The series was greenlit, and the final revisions were made. To further distinguish the Ghostbusters—as well as make them more appealing as toys—they were given new colored uniforms: Egon in blue with pink trim, Winston in gray with red trim and Peter in brown with green trim. Ray’s was largely kept the same from the movies and pilot. The equipment was further streamlined and changed from black to blue. The pack designs from the pilot, though, continued to live on as they were used as the basis for the action figure line produced by Kenner. Slimer was also softened to look friendlier and became the Ghostbusters’ live-in ghost mascot as a further draw for the kids. The containment unit, where a captured ghost was stored, went from a small wall panel to a massive room-sized device in the basement of the firehouse where the Ghostbusters were headquartered.

The original uniforms being possessed by the energy of Gozer.

While changes in a movie-to-television adaptation are not unusual, what was unusual was the fact that most of these changes were explained WITHIN the show. Specifically, the episode “Citizen Ghost,” which took place in a flashback that immediately followed the events of the first movie. It stated that the uniforms, covered in marshmallow goop after the original defeat of Mr. Stay Puft, had become so infused with spectral energy that they had to be destroyed. Luckily their new customized uniforms arrived during all the chaos. Slimer was found while they were fixing up the firehouse and Egon decided to keep him around as a guinea pig, much to Peter’s chagrin (since Slimer slimed him when they first met, and would continue to slime him throughout the series as a running gag). The episode “Take Two” also established that the film actually existed in-universe, inspired by the lives of the cartoon characters.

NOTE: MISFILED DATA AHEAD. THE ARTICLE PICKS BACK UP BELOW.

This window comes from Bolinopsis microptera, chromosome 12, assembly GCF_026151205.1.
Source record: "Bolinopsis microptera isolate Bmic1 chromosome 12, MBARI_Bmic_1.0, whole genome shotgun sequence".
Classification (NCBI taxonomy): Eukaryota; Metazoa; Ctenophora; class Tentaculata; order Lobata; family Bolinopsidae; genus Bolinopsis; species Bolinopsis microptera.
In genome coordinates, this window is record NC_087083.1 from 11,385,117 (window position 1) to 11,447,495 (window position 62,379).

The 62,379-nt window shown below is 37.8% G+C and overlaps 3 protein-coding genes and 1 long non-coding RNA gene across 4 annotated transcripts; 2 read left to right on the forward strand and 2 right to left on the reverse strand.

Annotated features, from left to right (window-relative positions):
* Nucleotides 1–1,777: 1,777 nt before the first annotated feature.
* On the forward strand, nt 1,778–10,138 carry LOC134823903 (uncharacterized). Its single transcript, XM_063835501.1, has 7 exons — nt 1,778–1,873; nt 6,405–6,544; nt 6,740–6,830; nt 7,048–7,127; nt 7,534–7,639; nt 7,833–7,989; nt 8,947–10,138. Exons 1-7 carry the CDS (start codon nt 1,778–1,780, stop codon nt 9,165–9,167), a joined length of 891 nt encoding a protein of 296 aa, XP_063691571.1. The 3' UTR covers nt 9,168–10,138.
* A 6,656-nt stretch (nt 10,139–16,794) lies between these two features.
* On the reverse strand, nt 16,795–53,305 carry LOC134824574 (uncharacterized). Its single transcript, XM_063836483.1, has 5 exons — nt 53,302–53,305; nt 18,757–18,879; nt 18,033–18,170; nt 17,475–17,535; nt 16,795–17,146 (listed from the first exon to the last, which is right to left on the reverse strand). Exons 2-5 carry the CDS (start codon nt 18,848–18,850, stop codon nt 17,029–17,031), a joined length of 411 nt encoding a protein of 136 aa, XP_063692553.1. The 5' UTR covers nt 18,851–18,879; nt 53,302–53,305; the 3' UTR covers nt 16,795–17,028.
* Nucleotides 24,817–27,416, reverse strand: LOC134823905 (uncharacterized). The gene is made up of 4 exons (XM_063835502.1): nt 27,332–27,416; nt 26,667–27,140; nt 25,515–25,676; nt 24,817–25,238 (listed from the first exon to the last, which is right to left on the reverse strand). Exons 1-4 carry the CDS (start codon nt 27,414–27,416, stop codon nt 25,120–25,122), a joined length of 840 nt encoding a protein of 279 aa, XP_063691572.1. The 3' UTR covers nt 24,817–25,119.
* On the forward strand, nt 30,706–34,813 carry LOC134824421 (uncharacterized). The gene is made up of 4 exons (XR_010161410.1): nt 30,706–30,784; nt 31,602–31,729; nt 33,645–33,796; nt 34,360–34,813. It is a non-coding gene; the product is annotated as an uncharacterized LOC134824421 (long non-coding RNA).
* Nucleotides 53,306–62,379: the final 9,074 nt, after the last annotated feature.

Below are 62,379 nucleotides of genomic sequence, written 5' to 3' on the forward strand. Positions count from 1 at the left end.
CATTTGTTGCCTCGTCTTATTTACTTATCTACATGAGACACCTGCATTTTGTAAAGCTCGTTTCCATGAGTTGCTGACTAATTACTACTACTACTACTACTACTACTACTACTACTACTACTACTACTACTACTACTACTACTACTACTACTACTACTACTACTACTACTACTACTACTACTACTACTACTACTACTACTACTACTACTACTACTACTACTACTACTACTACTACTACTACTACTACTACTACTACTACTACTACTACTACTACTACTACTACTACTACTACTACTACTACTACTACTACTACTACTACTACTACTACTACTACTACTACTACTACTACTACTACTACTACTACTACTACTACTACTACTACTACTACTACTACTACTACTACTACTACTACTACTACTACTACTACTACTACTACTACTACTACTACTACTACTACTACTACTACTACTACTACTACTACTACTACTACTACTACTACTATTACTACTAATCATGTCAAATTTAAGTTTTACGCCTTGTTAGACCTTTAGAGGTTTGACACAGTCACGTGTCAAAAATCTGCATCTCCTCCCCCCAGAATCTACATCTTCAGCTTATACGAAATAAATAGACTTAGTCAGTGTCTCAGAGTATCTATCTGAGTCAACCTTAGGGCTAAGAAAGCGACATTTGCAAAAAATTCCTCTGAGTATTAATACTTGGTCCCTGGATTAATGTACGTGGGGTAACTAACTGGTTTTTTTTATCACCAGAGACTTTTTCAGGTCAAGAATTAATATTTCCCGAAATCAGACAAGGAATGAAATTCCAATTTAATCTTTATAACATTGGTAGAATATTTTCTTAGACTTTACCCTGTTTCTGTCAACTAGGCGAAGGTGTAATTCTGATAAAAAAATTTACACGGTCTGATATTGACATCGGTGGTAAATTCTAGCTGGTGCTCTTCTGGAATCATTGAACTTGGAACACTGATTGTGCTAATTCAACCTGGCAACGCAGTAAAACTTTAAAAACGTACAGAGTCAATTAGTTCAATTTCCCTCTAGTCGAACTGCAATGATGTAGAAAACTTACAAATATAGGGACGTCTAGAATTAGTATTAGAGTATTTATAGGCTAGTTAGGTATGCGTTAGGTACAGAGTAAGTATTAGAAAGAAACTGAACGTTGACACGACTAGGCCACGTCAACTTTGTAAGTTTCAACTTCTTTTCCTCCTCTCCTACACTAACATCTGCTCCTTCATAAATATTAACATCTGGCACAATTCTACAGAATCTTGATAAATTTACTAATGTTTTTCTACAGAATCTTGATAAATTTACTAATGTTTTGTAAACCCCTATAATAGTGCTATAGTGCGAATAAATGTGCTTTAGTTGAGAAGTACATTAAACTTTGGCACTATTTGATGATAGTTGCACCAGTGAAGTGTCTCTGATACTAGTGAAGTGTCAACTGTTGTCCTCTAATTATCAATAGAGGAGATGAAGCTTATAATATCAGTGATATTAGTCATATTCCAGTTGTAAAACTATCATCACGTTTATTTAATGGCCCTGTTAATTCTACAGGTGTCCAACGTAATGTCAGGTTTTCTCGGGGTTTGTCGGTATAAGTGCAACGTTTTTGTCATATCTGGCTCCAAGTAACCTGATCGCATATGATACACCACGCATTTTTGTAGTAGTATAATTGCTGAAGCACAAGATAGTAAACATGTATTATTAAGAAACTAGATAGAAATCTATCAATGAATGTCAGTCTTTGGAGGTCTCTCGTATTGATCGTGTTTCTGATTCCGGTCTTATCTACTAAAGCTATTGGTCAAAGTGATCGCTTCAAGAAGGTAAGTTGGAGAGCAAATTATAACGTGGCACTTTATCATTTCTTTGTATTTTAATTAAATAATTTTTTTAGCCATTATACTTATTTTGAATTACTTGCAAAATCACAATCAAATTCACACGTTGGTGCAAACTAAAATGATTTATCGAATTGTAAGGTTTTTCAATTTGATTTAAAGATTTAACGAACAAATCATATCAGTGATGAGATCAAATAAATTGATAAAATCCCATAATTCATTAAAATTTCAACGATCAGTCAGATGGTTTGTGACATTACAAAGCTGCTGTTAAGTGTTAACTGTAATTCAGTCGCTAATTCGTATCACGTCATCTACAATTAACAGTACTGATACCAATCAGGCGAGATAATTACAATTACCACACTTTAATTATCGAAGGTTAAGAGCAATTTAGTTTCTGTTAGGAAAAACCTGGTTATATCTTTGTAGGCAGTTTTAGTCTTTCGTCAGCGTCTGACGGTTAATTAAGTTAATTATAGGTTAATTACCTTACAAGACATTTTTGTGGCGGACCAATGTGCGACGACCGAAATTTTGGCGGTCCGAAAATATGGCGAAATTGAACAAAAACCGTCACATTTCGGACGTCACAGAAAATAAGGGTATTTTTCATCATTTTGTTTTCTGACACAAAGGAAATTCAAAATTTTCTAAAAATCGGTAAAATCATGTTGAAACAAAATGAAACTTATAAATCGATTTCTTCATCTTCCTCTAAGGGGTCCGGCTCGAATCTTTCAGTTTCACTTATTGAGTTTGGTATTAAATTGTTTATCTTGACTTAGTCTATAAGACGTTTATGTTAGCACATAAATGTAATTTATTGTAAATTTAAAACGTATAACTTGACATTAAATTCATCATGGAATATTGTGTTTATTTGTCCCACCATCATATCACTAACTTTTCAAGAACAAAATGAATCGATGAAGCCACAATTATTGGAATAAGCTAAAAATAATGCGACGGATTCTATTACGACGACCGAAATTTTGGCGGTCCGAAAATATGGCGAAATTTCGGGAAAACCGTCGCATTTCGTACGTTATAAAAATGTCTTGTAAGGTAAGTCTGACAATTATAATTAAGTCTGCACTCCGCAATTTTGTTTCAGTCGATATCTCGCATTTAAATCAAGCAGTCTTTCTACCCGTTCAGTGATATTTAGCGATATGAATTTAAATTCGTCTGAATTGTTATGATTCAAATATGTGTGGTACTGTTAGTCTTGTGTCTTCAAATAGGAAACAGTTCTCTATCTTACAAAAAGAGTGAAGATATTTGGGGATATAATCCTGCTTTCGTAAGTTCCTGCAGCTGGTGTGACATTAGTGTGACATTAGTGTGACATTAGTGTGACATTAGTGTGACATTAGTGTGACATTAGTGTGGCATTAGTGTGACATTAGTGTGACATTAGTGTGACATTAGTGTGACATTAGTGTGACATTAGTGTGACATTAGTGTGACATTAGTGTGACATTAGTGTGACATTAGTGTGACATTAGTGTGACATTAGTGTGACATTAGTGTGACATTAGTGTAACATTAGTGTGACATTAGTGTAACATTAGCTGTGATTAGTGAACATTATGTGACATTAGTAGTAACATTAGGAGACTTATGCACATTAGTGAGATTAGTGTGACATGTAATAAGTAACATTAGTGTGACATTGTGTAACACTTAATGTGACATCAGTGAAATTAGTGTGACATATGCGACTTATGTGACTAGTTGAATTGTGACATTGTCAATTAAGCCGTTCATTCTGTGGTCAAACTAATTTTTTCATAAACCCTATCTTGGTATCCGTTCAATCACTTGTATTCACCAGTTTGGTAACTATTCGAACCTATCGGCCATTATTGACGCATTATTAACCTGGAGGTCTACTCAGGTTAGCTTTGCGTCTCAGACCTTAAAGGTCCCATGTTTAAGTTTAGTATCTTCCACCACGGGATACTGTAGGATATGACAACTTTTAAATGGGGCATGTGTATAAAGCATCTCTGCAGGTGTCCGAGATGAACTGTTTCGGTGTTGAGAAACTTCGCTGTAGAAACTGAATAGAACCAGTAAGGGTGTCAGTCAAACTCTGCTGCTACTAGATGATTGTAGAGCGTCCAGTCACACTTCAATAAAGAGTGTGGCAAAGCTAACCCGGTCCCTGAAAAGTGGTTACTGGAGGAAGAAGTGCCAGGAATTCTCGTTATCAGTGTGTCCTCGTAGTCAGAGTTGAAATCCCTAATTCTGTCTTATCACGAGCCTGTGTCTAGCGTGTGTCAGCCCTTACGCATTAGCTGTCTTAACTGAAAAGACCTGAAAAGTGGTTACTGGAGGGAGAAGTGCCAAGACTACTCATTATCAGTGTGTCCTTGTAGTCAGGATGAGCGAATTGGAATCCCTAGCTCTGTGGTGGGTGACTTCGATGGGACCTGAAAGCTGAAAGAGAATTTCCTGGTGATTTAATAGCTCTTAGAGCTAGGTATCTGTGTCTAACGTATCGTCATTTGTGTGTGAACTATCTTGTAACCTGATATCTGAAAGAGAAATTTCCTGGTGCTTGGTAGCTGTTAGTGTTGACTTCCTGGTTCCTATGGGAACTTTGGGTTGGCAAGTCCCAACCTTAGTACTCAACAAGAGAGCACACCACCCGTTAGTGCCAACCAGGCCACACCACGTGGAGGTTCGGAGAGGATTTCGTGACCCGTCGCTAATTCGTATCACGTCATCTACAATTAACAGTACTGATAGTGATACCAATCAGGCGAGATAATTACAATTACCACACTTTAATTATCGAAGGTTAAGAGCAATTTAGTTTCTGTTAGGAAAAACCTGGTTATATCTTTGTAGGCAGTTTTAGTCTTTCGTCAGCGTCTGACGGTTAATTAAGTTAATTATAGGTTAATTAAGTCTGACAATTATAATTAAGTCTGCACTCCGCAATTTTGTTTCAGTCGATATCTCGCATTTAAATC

The animated version of the firehouse.

Reitman, Michael C. Gross and Joe Medjuck—the latter two producers on the film with Gross having also designed the no-ghost logo—served as producers for the series. Ernie Hudson was the only actor from the movie to audition for the role of his character, but somehow lost out to then up-and-coming comedian Arsenio Hall (it’s reported that Hudson was told he didn’t adequately capture the performance from the film that he gave). Hall also provided the voice for the commercial bumpers spoken through Mooglie, the ghost in the no-ghost logo. Maurice LaMarche, a known impressionist, was asked not to impersonate Ramis when auditioning for Egon. He did and got the part anyway, although he began the series with a much deeper tone for the first few episodes than he would use for the remainder. Lorenzo Music was cast as Peter, Frank Welker as Ray and Slimer, and Laura Summer as Janine. Another unusual aspect of the show was that the cast recorded their lines together to retain the ensemble feel of the film, whereas many shows had their actors recording individually. Often, when someone was unable to make a session, the other actors would have fun imitating them for the duration of the recording.

The Real Ghostbusters soundtrack album cover.